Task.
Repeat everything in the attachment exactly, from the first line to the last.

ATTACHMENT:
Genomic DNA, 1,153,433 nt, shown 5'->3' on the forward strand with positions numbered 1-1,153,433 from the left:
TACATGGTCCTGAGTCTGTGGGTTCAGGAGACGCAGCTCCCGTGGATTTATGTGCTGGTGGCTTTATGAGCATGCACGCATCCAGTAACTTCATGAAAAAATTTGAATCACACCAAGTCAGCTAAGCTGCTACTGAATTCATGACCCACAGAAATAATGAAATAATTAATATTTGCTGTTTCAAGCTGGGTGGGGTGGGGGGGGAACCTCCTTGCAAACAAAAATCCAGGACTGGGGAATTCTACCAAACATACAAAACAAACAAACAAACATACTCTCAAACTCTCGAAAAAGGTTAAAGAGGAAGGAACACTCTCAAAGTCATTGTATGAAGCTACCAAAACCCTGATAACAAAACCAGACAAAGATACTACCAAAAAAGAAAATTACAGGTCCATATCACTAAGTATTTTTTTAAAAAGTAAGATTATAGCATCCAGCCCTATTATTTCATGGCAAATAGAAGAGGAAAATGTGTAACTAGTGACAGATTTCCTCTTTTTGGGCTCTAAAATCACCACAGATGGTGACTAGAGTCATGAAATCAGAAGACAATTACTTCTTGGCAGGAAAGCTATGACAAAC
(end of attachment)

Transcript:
Genomic DNA, 1,153,433 nt, shown 5'->3' on the forward strand with positions numbered 1-1,153,433 from the left:
TACATGGTCCTGAGTCTGTGGGTTCAGGAGACGCAGCTCCCGTGGATTTATGTGCTGGTGGCTTTATGAGCATGCACGCATCCAGTAACTTCATGAAAAAATTTGAATCACACCAAGTCAGCTAAGCTGCTACTGAATTCATGACCCACAGAAATAATGAAATAATTAATATTTGCTGTTTCAAGCTGGGTGGGGTGGGGGGGGAACCTCCTTGCAAACAAAAATCCAGGACTGGGGAATTCTACCAAACATACAAAACAAACAAACAAACATACTCTCAAACTCTCGAAAAAGGTTAAAGAGGAAGGAACACTCTCAAAGTCATTGTATGAAGCTACCAAAACCCTGATAACAAAACCAGACAAAGATACTACCAAAAAAGAAAATTACAGGTCCATATCACTAAGTATTTTTTTAAAAAGTAAGATTATAGCATCCAGCCCTATTATTTCATGGCAAATAGAAGAGGAAAATGTGTAACTAGTGACAGATTTCCTCTTTTTGGGCTCTAAAATCACCACAGATGGTGACTAGAGTCATGAAATCAGAAGACAATTACTTCTTGGCAGGAAAGCTATGACAAAC